It’s 4:40 p.m. on a Saturday and Justin Walsh has just arrived in Kingston. He’s refereeing tonight’s women’s basketball game between Queen’s and Laurentian — a job that extends far beyond the four quarters of play.
A high school teacher in Belleville, Walsh left home two hours before the 6 p.m. tip-off; he’ll be lucky to get home before midnight. He’s the designated leader of tonight’s officiating crew, alongside Pascale Mapleston and Trevor Schriver.
All three officiate games throughout the OUA East, from Ottawa to Sudbury and everywhere in between.
“It’s a huge commitment,” said Schriver, who drove from Toronto for the game. “People don’t really see that human factor in what we do.”
Paired with new partners each weekend, the refs must become trusted teammates in under an hour and work cohesively once the game begins.
“It’s very much a partnership,” Schriver said. “If there’s one weak link out there, the whole crew goes to hell.”
The refs’ crash course in solidarity starts 40 minutes before the game, as they gather in a cramped change room in the bowels of the ARC.
Walsh consults a double-sided, laminated checklist, leading a discussion on every conceivable pre-game topic. He riffs on the importance of tempo (“I find the game is so much better if there’s flow,” Walsh said) and the playing style of Laurentian guard Sasha Polishchuk (“She thinks she can score every time she touches the ball”).
The conversation turns to Gaels head coach Dave Wilson, who’s regarded by the officials as outspoken but reasonable.
“I think Dave will question if [certain calls are] legit, and we have to be ready to give a legit answer — what we saw, and if we missed it, or whatever,” Walsh said.
Wilson’s counterpart is another story.
“Mike, on the other hand, can be downright rude.” Walsh is referring to Laurentian head coach Mike Clarke, who’s known for going, as Mapleston puts it, from “zero to 60 in five seconds.” Walsh and his crew will entertain Clarke’s concerns if they’re presented respectfully, but know where to draw the line.
“We’re going to try to limit the amount of yelling across the floor at us,” Walsh said. “If he’s a pussycat all game, great. If he needs to be addressed, then we’ll address it.”
Out on the court, it’s easy to spot Clarke lumbering down the Laurentian sideline, pacing back and forth and gesticulating wildly. Walsh is composed on the floor, never losing his cool and moving quickly to deter any potential conflict. The in-game interactions between coach and referee are nothing less than theatrical, and Clarke and Walsh are the perfect foils.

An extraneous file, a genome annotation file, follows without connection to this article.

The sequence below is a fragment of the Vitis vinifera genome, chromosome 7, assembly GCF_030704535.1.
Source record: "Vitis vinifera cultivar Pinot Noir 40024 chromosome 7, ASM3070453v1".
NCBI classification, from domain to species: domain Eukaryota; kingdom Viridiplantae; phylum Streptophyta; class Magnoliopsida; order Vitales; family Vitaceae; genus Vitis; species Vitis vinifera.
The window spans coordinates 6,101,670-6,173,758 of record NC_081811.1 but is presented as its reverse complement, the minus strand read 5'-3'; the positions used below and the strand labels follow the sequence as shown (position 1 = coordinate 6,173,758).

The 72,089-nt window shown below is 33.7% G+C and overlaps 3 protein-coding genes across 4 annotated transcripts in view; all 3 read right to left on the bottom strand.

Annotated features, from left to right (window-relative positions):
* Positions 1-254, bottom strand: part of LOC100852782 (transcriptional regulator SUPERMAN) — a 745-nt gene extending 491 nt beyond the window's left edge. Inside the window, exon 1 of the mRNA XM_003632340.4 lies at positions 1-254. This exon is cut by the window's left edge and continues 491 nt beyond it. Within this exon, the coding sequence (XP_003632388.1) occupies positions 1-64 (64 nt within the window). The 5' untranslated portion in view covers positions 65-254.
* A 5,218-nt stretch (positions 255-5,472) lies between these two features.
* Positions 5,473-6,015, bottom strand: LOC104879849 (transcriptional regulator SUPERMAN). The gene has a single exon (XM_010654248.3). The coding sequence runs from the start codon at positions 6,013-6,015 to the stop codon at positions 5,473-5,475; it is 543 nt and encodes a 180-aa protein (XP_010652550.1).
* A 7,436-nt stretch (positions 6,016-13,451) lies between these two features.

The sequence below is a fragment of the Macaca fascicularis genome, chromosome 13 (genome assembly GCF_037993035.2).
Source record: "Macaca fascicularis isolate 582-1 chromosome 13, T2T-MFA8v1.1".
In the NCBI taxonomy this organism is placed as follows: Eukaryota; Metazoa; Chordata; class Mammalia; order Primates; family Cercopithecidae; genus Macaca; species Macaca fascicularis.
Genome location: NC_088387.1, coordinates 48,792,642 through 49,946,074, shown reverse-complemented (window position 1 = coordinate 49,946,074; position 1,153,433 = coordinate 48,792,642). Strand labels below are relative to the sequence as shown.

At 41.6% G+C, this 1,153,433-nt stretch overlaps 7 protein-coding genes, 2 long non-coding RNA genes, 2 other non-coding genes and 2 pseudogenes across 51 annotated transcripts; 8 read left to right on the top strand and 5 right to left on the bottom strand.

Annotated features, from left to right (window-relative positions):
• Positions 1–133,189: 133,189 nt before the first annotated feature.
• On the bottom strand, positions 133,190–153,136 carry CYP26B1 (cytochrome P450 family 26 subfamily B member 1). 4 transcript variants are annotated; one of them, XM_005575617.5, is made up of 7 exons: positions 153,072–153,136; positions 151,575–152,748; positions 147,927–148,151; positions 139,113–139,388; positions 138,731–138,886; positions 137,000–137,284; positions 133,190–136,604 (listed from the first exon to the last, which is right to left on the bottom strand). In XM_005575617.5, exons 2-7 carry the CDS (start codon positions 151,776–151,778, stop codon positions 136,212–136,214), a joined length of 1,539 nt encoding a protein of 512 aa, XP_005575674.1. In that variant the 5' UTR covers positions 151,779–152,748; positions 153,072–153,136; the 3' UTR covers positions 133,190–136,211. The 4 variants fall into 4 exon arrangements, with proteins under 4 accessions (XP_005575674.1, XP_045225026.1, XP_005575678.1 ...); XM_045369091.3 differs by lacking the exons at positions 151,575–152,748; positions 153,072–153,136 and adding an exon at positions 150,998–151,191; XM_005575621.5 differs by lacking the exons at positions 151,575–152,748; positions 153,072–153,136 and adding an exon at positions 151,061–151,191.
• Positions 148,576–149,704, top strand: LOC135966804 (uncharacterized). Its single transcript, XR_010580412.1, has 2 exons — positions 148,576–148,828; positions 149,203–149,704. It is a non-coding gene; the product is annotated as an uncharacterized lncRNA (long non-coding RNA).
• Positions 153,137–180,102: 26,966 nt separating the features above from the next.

Clarke becomes aggravated as a series of early calls go against Laurentian. He claps his hands whenever a referee trots by and gazes upward in exasperation after a Gaels’ three-pointer. Walsh and his crew have afforded Clarke a long leash to start the game, but they’ll have to rein him in as his protests become more animated.
Walsh formally warns Clarke with three minutes left in the first half, but the ruling’s mostly ineffective. Clarke spins obnoxiously after a foul call, unveiling a sarcastic grin. The game has lost order as halftime arrives, and the refs must assert control.
Clarke’s luck finally runs out in the third quarter. After the Laurentian coach explodes from his chair in amazement at a no-call, Walsh hits him with a technical foul. There’s a rousing ovation as Clarke slinks back to the sideline.
The in-game theatre subsides as the score remains close; every possession takes on added significance, as the Gaels withstand a late charge to win by five.
The officials hustle down to the change room after the final horn for a debrief with OUA East referee supervisor Rob Ferguson, who’s been watching from the stands and evaluating their performance.
The supervisor enters the room to a warm reception, congratulating Walsh on stabilizing the game in the second half.
“Shows you the power of a technical foul. That game was going south because [Clarke] was screaming,” Ferguson said. “The technical foul’s given and you’re allowed to officiate the rest of the game.”
Ferguson reviews the entire game with the officials, checking his notepad to discuss individual plays and suggest minor improvements. His directives are sincere: he genuinely wants each of his referees to excel. Walsh and his crew will keep the instructions in mind when they see the game film the next day.
“This’ll be a good game to watch over — a lot of little stuff happened,” Mapleston said.
The referees head upstairs to watch the second half of the Gaels’ men’s game. Alongside each other once again, their kinship is clear. They’re a team, if only for the day.
“We make a few dollars [reffing], but you’ll spend it all in the pursuit of the camaraderie most of the time,” Schriver said. “It’s going through the stress of a difficult situation together that creates a bond.
“There’s really no better feeling than that — when you’ve been to war and you come back from it is something special.”
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